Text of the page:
Carol always encouraged a healthy and strong work environment in the office, and beyond. “I believe the staff was strong and felt supported and did wonderful work as evidenced in the quick turn around and increase in programs and support during COVID—support in terms of legacy funding and endowments, and legacy has grown and is a strong endorsement of the WGA and its future.” Carol’s focus on support for her staff carried over into how she dealt with WGA members and the larger writing and publishing community. She encouraged those initiatives she felt would serve the community well in the long run and her vision has proven true. Today, the WGA is a strong advocate for writers on matters like copyright and fair compensation for writers. Under Carol’s guidance, the WGA has become more diverse and has adapted to the shifts in the writing community, pushing into online delivery and involving rural communities—Carol always recognized that Alberta and its writing community was more than the main urban centres.

The images I found in the WGA archive reveal the leader Carol truly was, one who was unfailingly available to those who reached out to her, and who connected deeply with the community she served. Both of those traits are a strong part of the legacy of work that led to her twice being nominated for the Rozsa Award for Excellence in Arts Management, and to her receiving the Book Publishers Association of Alberta’s Lifetime Achievement in Publishing Award in the fall of 2022.

Carol describes the Lifetime Achievement Award as a great honour, and a wonderful and generous recognition of her work in literary arts and from an organization she respects greatly.

Carol Holmes standing with an author.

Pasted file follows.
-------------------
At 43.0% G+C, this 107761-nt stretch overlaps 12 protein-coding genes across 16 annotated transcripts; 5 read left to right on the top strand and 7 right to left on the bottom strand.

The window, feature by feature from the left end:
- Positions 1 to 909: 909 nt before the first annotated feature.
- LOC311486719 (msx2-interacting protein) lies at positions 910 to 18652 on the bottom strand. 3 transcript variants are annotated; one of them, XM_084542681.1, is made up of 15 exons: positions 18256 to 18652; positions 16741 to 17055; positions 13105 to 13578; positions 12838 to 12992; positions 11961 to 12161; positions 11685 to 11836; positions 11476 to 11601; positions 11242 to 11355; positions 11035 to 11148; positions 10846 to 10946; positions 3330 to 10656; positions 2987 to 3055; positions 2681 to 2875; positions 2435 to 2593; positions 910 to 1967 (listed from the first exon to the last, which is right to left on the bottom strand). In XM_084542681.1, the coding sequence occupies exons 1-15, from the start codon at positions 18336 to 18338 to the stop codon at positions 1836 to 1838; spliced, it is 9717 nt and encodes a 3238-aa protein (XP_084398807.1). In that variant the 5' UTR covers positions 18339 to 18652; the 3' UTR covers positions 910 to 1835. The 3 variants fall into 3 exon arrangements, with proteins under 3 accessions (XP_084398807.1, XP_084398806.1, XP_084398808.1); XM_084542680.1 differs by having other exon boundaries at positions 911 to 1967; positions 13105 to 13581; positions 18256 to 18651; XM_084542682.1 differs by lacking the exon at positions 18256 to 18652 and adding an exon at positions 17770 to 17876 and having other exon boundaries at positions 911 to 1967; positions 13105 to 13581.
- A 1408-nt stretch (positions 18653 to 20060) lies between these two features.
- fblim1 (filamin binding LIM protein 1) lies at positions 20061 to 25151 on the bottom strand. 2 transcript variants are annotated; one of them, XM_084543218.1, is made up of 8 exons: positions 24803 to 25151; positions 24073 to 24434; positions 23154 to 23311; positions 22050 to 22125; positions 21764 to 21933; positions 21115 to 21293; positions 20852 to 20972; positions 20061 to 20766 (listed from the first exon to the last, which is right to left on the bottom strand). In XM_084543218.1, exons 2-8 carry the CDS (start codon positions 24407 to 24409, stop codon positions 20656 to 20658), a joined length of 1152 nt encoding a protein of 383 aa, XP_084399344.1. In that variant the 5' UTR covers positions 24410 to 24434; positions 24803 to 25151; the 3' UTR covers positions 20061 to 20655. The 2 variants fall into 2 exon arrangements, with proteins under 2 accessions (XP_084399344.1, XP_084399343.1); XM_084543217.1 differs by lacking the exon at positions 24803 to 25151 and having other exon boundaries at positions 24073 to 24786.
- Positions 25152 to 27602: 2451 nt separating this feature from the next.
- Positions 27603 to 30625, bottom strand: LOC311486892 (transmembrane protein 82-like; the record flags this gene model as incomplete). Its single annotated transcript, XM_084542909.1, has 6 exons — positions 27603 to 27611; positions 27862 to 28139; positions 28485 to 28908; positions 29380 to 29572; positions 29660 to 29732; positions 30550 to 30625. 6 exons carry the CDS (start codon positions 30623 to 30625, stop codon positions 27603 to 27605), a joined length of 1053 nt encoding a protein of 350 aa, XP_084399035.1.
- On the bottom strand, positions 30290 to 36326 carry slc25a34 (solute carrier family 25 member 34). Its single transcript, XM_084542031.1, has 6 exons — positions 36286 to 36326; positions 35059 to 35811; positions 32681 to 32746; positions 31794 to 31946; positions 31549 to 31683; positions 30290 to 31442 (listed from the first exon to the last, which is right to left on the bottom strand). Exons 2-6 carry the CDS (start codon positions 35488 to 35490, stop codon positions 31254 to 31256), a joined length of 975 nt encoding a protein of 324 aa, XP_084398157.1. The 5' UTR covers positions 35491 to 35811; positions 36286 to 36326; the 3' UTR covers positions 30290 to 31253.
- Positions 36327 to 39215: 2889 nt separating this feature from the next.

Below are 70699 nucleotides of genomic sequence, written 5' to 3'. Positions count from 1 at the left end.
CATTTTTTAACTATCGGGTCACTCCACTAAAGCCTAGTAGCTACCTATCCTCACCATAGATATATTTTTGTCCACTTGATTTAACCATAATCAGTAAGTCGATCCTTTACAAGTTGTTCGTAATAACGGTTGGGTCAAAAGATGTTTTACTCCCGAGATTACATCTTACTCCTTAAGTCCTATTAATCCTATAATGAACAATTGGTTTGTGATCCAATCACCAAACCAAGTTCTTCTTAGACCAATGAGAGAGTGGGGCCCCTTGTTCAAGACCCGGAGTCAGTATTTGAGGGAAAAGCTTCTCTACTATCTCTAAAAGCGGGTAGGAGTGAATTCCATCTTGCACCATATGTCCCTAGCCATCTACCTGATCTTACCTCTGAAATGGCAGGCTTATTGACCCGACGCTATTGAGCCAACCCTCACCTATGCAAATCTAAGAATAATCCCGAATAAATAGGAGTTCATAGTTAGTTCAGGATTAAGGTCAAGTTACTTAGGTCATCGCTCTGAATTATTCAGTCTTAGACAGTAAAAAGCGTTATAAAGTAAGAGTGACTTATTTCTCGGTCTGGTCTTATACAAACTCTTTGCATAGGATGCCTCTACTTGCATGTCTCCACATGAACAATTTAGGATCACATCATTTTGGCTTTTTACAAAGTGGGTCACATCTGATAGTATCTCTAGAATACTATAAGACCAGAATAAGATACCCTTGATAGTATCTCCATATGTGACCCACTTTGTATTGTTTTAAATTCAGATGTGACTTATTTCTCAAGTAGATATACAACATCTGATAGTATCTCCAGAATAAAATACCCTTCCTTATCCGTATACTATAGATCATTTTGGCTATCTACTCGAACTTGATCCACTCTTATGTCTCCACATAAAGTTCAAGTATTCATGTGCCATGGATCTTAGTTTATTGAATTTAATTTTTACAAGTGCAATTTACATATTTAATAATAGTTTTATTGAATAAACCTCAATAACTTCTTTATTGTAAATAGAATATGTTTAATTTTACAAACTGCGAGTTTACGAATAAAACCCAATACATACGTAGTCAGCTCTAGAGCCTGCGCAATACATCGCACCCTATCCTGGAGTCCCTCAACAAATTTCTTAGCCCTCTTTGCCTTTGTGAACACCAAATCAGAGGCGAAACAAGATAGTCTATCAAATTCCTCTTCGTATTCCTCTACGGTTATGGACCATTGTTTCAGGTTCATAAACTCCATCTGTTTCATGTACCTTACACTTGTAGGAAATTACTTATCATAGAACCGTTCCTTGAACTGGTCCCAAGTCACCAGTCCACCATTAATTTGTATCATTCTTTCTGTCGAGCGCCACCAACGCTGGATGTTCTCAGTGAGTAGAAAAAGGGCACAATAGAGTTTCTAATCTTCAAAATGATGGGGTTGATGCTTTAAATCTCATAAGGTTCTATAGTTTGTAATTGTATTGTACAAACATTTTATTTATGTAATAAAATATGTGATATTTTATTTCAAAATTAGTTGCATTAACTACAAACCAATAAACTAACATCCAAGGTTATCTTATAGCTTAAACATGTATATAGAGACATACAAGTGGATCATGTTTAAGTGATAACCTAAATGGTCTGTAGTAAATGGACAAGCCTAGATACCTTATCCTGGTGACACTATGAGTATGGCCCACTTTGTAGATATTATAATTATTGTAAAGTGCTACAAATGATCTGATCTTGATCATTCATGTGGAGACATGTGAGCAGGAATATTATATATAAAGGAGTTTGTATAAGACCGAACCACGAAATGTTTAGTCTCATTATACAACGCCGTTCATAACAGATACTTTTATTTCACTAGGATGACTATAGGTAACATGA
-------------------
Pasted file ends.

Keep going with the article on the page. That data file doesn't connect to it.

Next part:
Photo credit: Melissa Penney

I asked her what she considers to be the legacy of her career, but she avoided my invitation to reflect on her own achievements, turning instead to the community she served for so many years. “I am grateful to have worked with a wonderful range of people and organizations, and on projects and service initiatives that I have found satisfying or creatively rewarding. I admire the dedication, determination, and strength of writers in pursuing their work.” I push her again. This time, she’s a little more forthcoming, but still reluctant to focus on herself. “In terms of legacy, it would be gratifying to know if, through one’s work and the programs and services offered, there has been a positive impact in a person’s writing career, or (that) advocacy initiatives helped the writing community as a whole. But it’s hard to track when working from a distance, and when the impact may be cumulative with no specific reference point. If my work has helped, I am happy to live vicariously.”

I don’t think of Carol as someone who lives vicariously. Working with her she was always present, invested in the moment. Even as she describes her legacy in terms of what others have achieved, I think: that’s it. Carol’s legacy is her ability to make others shine. The Lifetime Achievement Award is a recognition of the work she has done, of her selflessness in developing existing writing and publishing programs, generating new programming, and her endless support of writers, staff, WGA members, award sponsors, publishers, visiting authors. Her decades-long career in the literary arts has touched countless lives. I know because mine is one of them.

Ellen Kartz holds a Master of Fine Arts in Creative Writing from the University of British Columbia and a professional writing certificate from Mount Royal University. As an active writer and freelance editor throughout her career, Ellen worked with and for the Edmonton Poetry Festival for many years as a volunteer coordinator, event planner, founding member, and board member. Currently, she is the Communications and Partnerships Coordinator for the Writers’ Guild of Alberta. In 2018, she self-produced a one-person stage show and poetry chapbook, both titled The Tenderness of Stone about a trek she made in 2016 through Nepal’s Khumbu Valley to Mount Everest Base Camp. Most recently, Ellen founded Armistice Press and launched a quartet of chapbooks by emerging queer Edmonton authors.

The photos used in the article and feature image are courtesy of the Writers’ Guild of Alberta and Melissa Penney.